The BBC Symphony Orchestra’s live-streamed concert Echoes of Scotland showcased three pieces by enthusiastic visitors to Scotland. The works were interspersed by conversations between composer Sally Beamish, conductor Alpesh Chauhan and viola soloist Timothy Ridout which, though brief, made some illuminating points about the music which enriched the whole experience. A comment about the centrality of music to Scottish culture seemed especially pertinent.

Alpesh Chauhan conducts the BBC Symphony Orchestra
© BBC/Barbican | Mark Allan

Mendelssohn visited Scotland in 1829 but completed his “Scottish” Symphony only some 13 years later. It is not always an easy work to pull off effectively but Chauhan clearly understands it and was able to communicate it to the online audience. He knew not to rush. The Scottish has to unfold at a measured pace and trying to force it can destroy its magic – Chauhan got it just right. As a result, the more dramatic episodes of the first movement contrasted more strongly with the reflective, contemplative parts. A burbling clarinet tune ushered in the cheerful second movement, hinting at Scottish folk tunes without actually quoting any. The third movement was smooth and flowing, Chauhan lovingly shaped the beautiful melodies. In the lively finale he enabled us to wonder at the subtlety of Mendelssohn’s orchestration, using a full orchestra with grace and transparency. The grand ending was remarkably effective.

Timothy Ridout and the BBC Symphony Orchestra
© BBC/Barbican | Mark Allan

Fascination with Scotland did not end with the 19th century, though. The remainder of the programme featured two English composers who made their homes north of the border. Virtuoso viola player Timothy Ridout played Sally Beamish’s third concerto for viola, Under the Wing of the Rock. This haunting work from 2006 was inspired by a Scottish ballad telling the tale of a soldier who, in the aftermath of the Glencoe massacre, was ordered to kill a crying child. He heard the child’s mother singing a lullaby and instead of killing the child, he gave them his cloak and killed an animal to show blood on his sword. As a result mother and child survived. They are said to have descendants still living. Ridout began with a long unaccompanied solo before he was joined by the strings of the BBC SO. The middle section was more animated until the piece returned to a slower conclusion for Ridout, with the gentlest of accompaniments from the rest of the orchestra. Ridout made the most of the rich timbre of his instrument in an intense piece which gave him scarcely a moment’s pause. This concerto surely deserves to be programmed more frequently.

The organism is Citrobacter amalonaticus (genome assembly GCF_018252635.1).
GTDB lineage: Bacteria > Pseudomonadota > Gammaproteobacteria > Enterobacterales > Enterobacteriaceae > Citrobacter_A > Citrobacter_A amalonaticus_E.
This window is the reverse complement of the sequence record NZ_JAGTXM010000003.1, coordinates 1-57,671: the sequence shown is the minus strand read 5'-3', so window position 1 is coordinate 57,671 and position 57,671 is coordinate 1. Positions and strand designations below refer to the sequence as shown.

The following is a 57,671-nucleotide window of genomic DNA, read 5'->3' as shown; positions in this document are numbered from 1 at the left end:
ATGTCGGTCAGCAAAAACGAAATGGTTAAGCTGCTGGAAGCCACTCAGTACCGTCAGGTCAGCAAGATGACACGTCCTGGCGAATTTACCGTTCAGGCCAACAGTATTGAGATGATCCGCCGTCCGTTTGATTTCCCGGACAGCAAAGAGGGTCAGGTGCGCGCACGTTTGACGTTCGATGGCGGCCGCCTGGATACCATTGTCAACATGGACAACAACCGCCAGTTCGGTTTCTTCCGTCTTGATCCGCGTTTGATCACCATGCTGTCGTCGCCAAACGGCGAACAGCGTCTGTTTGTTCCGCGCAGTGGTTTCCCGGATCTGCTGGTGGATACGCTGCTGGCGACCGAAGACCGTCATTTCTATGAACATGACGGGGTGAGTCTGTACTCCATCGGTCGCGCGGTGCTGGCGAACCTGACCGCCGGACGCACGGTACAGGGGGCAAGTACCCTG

Piper Robert Jordan in the Barbican stalls
© BBC/Barbican | Mark Allan

The concert concluded with Peter Maxwell Davies’ glorious Orkney Wedding with Sunrise, his “picture postcard” from the island of Hoy where he attended a friend’s wedding. The orchestra depicts the wedding guests battling with bad weather but that is put to the background as they enjoy the company, celebrations and generous amounts of whisky. Chauhan commented that it was a hoot to play, even in rehearsal, and listening to the performance I could not doubt it. The players revelled in their many solos and dislocated traditional tunes. Finally as proceedings were winding down a piper in ceremonial dress entered through the auditorium. In most performances this would elicit gasps from the audience. Today its effect was more poignant as, sadly, the Barbican is still closed to the public. Let us look forward to days when we can once again enjoy convivial social gatherings like weddings and live orchestral concerts as well.


This performance was reviewed from the Barbican's live video stream

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